From Chicken Soup for the Volunteer's Soul

A Touch from Above

Always forgive your enemies . . . nothing annoys them so much.

Oscar Wilde

The phone rang at three-thirty A.M.

Thinking it was my son playing a joke, I blurted, “What’s up?”

“Mrs. Washington?” the unfamiliar voice asked.


“I’m from the Medical Examiner’s office. Do you have a son named Grub?”

“Yes, sir, I do.”

“I’m sorry to tell you this, but your son’s been shot several times.”

I immediately sat up. “Go on . . .”

“I’m sorry, ma’am, but your son is dead.”

At that moment, I felt like my life had ended. My son, whose real name was Damon, was only nineteen and had two children he loved very much. I got up and went to my other child and told him his brother was dead. We fell into each other’s arms and cried harder than I had ever cried in my life.

By mid-morning, the house was full of people from my church and family. I sat in a frozen daze wondering what I had done to deserve this numbing pain that was all too familiar.

When I was ten, I witnessed the murders of my mother and my sixteen-year-old sister at the hands of my stepfather. I was to die that day, too, but the gun didn’t go off when he fired at me. Then a short time after my last son was born, his father, the love of my life, was murdered. And now the fourth murder in my immediate family. I hurt with heartaches and headaches that defied medical description. It was like being pummeled by cinder blocks that just wouldn’t stop falling on me.

Somehow, as I can’t really recall, I slowly started gathering myself over the next few months. While getting updates from “we have a suspect” to “captured and arrested,” I realized we have a hurting world of young people. Deciding to take some kind of control of the accumulated tragedy in my life, I researched the backgrounds of my perpetrators and found they had all spent time in criminal institutions without any type of rehabilitation to dissolve the anger that drove them to kill another human being. I wrote the young man who killed my son, asking him for his forgiveness for hating him for what he had done to my life. In return, I forgave him for brutally murdering my son. He didn’t respond with anything positive for some time. Then one day I received a letter that thanked me for forgiving him. He calls me “Mom” today, and we still write each other as often as we can.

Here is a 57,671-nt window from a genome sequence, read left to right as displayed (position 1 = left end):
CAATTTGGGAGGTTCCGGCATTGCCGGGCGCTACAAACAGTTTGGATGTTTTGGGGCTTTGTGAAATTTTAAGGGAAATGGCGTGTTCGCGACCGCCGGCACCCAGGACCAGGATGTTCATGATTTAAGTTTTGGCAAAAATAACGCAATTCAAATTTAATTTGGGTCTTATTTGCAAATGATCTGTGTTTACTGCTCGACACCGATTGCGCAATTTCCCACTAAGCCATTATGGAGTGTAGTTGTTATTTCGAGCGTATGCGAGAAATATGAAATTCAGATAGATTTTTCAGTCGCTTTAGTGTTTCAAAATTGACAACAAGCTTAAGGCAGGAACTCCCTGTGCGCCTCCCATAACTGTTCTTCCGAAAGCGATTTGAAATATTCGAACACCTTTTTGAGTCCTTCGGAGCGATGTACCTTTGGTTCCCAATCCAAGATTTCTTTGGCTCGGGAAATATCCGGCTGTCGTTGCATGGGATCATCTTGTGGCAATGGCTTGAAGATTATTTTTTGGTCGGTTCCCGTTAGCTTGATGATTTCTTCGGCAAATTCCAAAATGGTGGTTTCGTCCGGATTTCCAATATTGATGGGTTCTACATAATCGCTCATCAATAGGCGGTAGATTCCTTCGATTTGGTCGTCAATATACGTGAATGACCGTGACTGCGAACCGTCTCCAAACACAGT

To continue to help myself heal, I began a program called “Mentoring A Touch From Above” that works with youth ages thirteen to eighteen in the California Youth Authority. I took on numerous youths but one in particular became my focus.

His name was Pony. He was a Cambodian who was serving time for armed robbery and assaults while in a Vietnamese gang.

Although Pony was a brutally bitter man, he and I became instant friends after I told him my story. He wrote a touching poem about Damon and, in turn, told me his life story.

The oldest of three brothers, Pony was the focal point for the future of his family. While Pony’s father was like many older Asian men in the United States, meek and quiet, Pony’s mother was in constant distress, a troubled woman in a strange land, who didn’t speak unless she was hollering and cursing.

Through my program, Pony completed his high school education in prison and earned his diploma. When he was released, I visited him in a halfway house where the older men were beating him. Driven from there, he went right back to the streets.

But from the skills he learned in my modest program, Pony began to look for jobs and joined a youth church group. After weeks of trying, he finally landed a job working with one of my company’s suppliers. He helped pay the bills in his home, mentored his younger brothers and was considered one of the best employees this company had hired.

If I had not volunteered to take Pony on so vigorously as a client, he would have been just one more number shuffling through the revolving door of the California Youth Authority. Today we have over two hundred “Ponys” involved in the program with two hundred to three hundred more on our waiting list grasping for a one-way ticket to exit this violent circle and reenter society.

So far, we’ve helped thirty youth who are now living permanently at home and who have returned to the mainstream by going back to school, getting jobs and working with their families. These thirty “adopted” sons are helping me, in turn, work through my compound losses by insuring their futures will not end in premature death.

Life is still going to throw them some punches, but with renewed hope and constant encouragement, Pony, like the others, will make it and will always have me to call on in times of need.

While my son’s life was tragically lost at nineteen, as a surrogate mother to Pony, those in my program and the hundreds behind them just itching to join, I can proudly say Damon did not die in vain.

Melanie Washington

[EDITORS’ NOTE: For more information on Mentoring A Touch From Above, contact 3970 S. Atlantic Ave., Suites 208–209, Long Beach, CA 90807; 562-490-2402; fax: 562-981-0512; e-mail: [email protected]; Web site: www.matfa.com.]

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